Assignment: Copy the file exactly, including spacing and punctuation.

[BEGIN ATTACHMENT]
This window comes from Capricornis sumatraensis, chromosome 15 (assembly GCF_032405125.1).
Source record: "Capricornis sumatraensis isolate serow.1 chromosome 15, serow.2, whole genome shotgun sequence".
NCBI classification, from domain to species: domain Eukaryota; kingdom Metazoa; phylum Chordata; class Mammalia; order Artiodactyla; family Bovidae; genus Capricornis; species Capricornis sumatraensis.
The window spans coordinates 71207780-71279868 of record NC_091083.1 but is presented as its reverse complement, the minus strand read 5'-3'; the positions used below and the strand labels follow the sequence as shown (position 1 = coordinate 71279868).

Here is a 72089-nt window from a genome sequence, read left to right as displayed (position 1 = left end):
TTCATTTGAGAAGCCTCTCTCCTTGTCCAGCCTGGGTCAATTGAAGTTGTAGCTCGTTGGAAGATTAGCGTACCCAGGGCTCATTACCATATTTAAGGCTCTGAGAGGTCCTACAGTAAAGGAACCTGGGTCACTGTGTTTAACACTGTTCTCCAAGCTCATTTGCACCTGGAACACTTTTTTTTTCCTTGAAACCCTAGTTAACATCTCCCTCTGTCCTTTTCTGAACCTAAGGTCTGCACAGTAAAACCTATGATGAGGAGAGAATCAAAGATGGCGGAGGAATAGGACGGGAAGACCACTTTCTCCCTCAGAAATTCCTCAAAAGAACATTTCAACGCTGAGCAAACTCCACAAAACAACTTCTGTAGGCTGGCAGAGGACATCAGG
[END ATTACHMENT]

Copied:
This window comes from Capricornis sumatraensis, chromosome 15 (assembly GCF_032405125.1).
Source record: "Capricornis sumatraensis isolate serow.1 chromosome 15, serow.2, whole genome shotgun sequence".
NCBI classification, from domain to species: domain Eukaryota; kingdom Metazoa; phylum Chordata; class Mammalia; order Artiodactyla; family Bovidae; genus Capricornis; species Capricornis sumatraensis.
The window spans coordinates 71207780-71279868 of record NC_091083.1 but is presented as its reverse complement, the minus strand read 5'-3'; the positions used below and the strand labels follow the sequence as shown (position 1 = coordinate 71279868).

Here is a 72089-nt window from a genome sequence, read left to right as displayed (position 1 = left end):
TTCATTTGAGAAGCCTCTCTCCTTGTCCAGCCTGGGTCAATTGAAGTTGTAGCTCGTTGGAAGATTAGCGTACCCAGGGCTCATTACCATATTTAAGGCTCTGAGAGGTCCTACAGTAAAGGAACCTGGGTCACTGTGTTTAACACTGTTCTCCAAGCTCATTTGCACCTGGAACACTTTTTTTTTCCTTGAAACCCTAGTTAACATCTCCCTCTGTCCTTTTCTGAACCTAAGGTCTGCACAGTAAAACCTATGATGAGGAGAGAATCAAAGATGGCGGAGGAATAGGACGGGAAGACCACTTTCTCCCTCAGAAATTCCTCAAAAGAACATTTCAACGCTGAGCAAACTCCACAAAACAACTTCTGTAGGCTGGCAGAGGACATCAGG